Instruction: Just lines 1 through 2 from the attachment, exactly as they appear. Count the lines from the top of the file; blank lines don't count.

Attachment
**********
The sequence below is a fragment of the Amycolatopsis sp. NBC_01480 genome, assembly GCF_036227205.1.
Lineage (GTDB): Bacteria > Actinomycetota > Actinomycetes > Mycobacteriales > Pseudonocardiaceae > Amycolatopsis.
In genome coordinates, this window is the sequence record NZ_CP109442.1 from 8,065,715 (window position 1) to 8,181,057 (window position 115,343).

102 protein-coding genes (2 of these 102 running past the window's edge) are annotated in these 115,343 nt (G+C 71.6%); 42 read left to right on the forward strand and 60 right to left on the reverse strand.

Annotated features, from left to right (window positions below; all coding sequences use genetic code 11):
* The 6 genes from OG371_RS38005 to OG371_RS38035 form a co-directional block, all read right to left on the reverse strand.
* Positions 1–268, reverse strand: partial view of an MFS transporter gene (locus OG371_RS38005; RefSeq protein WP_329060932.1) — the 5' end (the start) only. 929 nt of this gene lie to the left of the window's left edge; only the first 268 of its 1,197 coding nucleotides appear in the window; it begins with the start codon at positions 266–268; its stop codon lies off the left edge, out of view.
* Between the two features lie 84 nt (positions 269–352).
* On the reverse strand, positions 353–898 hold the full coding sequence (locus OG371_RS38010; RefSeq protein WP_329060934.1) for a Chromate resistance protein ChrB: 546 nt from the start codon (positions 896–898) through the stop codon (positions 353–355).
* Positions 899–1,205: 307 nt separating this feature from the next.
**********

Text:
The sequence below is a fragment of the Amycolatopsis sp. NBC_01480 genome, assembly GCF_036227205.1.
Lineage (GTDB): Bacteria > Actinomycetota > Actinomycetes > Mycobacteriales > Pseudonocardiaceae > Amycolatopsis.